• The bipolar transistor 43 is a vertical structure formed by base-emitter and base-collector junctions that are an integral part of flash memory transistor 10. The base-emitter p-n junction arises from the adjacent contact of emitter implant 21 with drain region 19. The base collector n-p junction arises from the adjacent contact of drain region 19 with p-well 15. If charge stored on floating gate 25 causes memory transistor 10 to be in the OFF state then there is no base current to the bipolar transistor 43 and no current flow through bit line 33. On the other hand, if lack of charge stored on floating gate 25 causes memory transistor 10 to be in the ON state, then there is base current to the bipolar transistor 43 and current amplified by the bipolar transistor 43 will flow through bit line 33. In this manner, the bipolar transistor 43 is a driver device for bit line 33, amplifying the output read current signal of the memory device 10. The gain of the bipolar transistor 43 could typically be less than 50 microamps. This means that a normal one microamp output current supplied by the memory transistor 10 without assistance of bipolar transistor 43 becomes a cell current of up to 50 microamps assisted by the bipolar transistor 43. The memory device 10 is not restricted to any particular kind of flash memory device but may be any known flash cell.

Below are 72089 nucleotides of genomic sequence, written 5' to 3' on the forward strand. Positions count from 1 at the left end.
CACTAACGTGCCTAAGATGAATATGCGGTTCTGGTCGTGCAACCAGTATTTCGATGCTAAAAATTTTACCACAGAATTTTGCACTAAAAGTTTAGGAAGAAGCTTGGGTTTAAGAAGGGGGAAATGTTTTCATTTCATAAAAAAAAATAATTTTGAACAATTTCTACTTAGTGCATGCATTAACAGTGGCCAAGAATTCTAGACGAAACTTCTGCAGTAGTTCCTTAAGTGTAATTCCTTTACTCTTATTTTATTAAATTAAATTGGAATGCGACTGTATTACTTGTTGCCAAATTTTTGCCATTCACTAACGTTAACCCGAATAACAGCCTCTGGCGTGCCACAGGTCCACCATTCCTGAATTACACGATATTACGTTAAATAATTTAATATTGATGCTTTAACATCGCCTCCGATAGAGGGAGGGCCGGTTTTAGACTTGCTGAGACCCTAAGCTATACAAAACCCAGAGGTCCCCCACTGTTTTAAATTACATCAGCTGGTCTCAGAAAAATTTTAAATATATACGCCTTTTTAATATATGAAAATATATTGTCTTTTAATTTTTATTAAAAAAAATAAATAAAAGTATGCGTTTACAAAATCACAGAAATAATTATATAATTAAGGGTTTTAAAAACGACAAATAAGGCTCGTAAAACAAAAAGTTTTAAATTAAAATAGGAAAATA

• With reference to FIG. 2, an EEPROM memory transistor cell 110 is shown within dashed line block and formed on and in a p-type semiconductor substrate 111. Within the dashed line block containing memory transistor cell 110 are two transistors including a non-volatile EEPROM memory transistor 112 to the left and a select transistor 114 to the right. The memory transistor 112 and select transistor 114 work together as an EEPROM memory cell in a memory array.